The various features of novelty which characterize the invention are pointed out with particularity in the claims annexed to and forming a part of this disclosure. For a better understanding of the invention, its operating advantages and specific objects attained by its uses, reference is made to the accompanying drawings and descriptive matter in which a preferred embodiment of the invention is illustrated.
In the drawings:
FIG. 1 is a flowchart illustrating a first algorithm used according to the present invention;
FIG. 2 is a flowchart illustrating a second algorithm used according to the present invention;
FIG. 3 is a flowchart of the calculation method of the invention involving a first, a second, and a third algorithm of the present invention;
FIG. 4 is a schematic circuit diagram of a voltage source according to the invention;
FIG. 5 is a set of graphs showing convergence of the current output when no current measurement noise is present, the X axis represents iteration counts;
FIG. 6 is a set of graphs showing convergence of the current output when current measurement noise is present, the X axis representing iteration counts; and
FIG. 7 is a set of correlated graphs showing variation of the absolute value for Q or ∥Q∥, which is one, minus the ratio between an estimate (Â) for a nonsingular linear matrix (A) and the matrix itself, that is Q=(1−Â/A), where I=AV, I being the measured current which equals A times the applied voltage V, plotting iteration counts on the x-axes and Q norm on the y-axes;
For the purpose of explaining the present invention, let I=(I_{1}, I_{2}, . . . I_{l})^{T }denote an L×1 electrode current vector where I_{n }is the current value on electrode n, and L is the number of electrodes. Similarly, let V=(V_{1}, V_{2}, . . . V_{l})^{T }denote an L×1 electrode voltage vector. The mapping from the applied electrode voltage V to the measured electrode current I can be represented using a constant L×L matrix A, so that I=AV, provided that the change with time in the electrical conductivity of human body under examination is assumed to be negligible or the change is slow compared to the fast sampling time of the measurement data. Since the magnitude and the phase of the currents and voltages are used in the conductivity and permittivity reconstruction, the elements of I, V and A are complex numbers.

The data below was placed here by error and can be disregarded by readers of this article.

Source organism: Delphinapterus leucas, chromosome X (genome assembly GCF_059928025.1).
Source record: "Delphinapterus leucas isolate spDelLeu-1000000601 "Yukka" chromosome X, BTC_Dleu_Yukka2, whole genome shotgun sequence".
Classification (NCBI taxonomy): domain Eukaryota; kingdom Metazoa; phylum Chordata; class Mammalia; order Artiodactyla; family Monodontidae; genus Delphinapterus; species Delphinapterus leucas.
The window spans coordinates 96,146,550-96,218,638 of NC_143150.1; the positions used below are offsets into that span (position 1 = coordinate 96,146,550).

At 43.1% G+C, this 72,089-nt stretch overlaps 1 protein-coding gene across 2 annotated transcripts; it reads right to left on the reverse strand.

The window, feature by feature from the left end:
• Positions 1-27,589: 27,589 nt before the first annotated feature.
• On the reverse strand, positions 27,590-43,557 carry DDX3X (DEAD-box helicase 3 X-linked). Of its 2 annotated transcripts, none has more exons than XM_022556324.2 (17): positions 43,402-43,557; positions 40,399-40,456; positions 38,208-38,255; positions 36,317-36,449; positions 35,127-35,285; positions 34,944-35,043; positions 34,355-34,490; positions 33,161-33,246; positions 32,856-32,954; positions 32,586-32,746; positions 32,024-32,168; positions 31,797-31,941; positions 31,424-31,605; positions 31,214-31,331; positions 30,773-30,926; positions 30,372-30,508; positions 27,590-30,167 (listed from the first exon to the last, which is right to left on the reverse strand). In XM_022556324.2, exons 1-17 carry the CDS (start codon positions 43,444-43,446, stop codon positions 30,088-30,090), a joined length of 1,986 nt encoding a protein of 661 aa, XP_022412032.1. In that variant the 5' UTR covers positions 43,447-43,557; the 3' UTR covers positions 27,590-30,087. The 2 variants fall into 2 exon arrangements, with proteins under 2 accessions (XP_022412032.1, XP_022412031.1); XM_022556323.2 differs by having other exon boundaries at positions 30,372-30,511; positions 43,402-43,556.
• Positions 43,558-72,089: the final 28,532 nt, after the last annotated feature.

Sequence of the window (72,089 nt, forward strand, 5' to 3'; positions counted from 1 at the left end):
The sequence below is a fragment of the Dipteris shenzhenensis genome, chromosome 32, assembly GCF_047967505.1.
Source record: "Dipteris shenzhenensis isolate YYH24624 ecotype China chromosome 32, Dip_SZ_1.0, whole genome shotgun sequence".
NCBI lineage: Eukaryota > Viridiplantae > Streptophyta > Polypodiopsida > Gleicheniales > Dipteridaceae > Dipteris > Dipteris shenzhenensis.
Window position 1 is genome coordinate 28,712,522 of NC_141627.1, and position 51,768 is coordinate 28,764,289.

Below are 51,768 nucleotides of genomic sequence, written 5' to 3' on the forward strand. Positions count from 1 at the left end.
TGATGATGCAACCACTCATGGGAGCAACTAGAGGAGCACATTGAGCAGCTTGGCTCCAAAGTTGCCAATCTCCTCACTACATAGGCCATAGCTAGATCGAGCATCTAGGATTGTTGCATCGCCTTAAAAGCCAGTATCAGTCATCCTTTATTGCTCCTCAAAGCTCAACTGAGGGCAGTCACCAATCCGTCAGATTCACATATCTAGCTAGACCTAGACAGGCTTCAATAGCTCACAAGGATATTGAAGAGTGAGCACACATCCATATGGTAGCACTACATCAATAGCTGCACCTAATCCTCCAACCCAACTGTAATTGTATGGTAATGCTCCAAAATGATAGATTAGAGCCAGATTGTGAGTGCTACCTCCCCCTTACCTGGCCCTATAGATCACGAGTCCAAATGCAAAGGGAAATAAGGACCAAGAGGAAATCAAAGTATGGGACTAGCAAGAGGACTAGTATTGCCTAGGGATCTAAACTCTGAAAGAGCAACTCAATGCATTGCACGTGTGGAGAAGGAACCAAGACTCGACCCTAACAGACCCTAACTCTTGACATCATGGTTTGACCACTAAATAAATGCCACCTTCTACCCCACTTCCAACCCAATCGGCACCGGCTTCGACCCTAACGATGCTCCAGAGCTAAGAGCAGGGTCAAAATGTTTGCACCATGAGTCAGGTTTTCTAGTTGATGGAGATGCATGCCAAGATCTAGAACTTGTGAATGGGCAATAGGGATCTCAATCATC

The goal is to compute voltage V^{d }that will generate the desired electrode current pattern I^{d}. The exact value of A can not be determined. The estimate of A, denoted as Â, can be obtained experimentally by applying a set of independent current patterns and measuring the corresponding output voltages. Then, Â can be used to compute V^{d}. However, Â would contain errors due to modeling errors in the geometry of the electrodes in addition to the measurement errors.
According to the present invention, an iterative algorithm for computing the voltage V^{d}=(V_{1}^{d}, V_{2}^{d}, . . . V_{L}^{d})^{T }is presented that will produce a desired current pattern I^{d }with high precision in the presence of the estimation errors in Â.
Consider the following exemplary algorithm:
Given a nonsingular estimate Â of the linear mapping A from voltage to current, I=AV, a desired current I^{d}, and error tolerance ε, find the voltage V* that will produce I*=AV* such that ∥e∥=∥I^{d}−I*∥<ε.
Theorem 1. The k-th error in the exemplary algorithm is e_{k}=Q^{k}I^{d }where Q=(1−AÂ^{−1}). Furthermore, if ∥Q∥<1, then ∥e_{k}∥<∥e_{k-1}∥ and ∥e_{k}∥<∥Q∥^{k}∥e_{0}∥ hold for k≧1.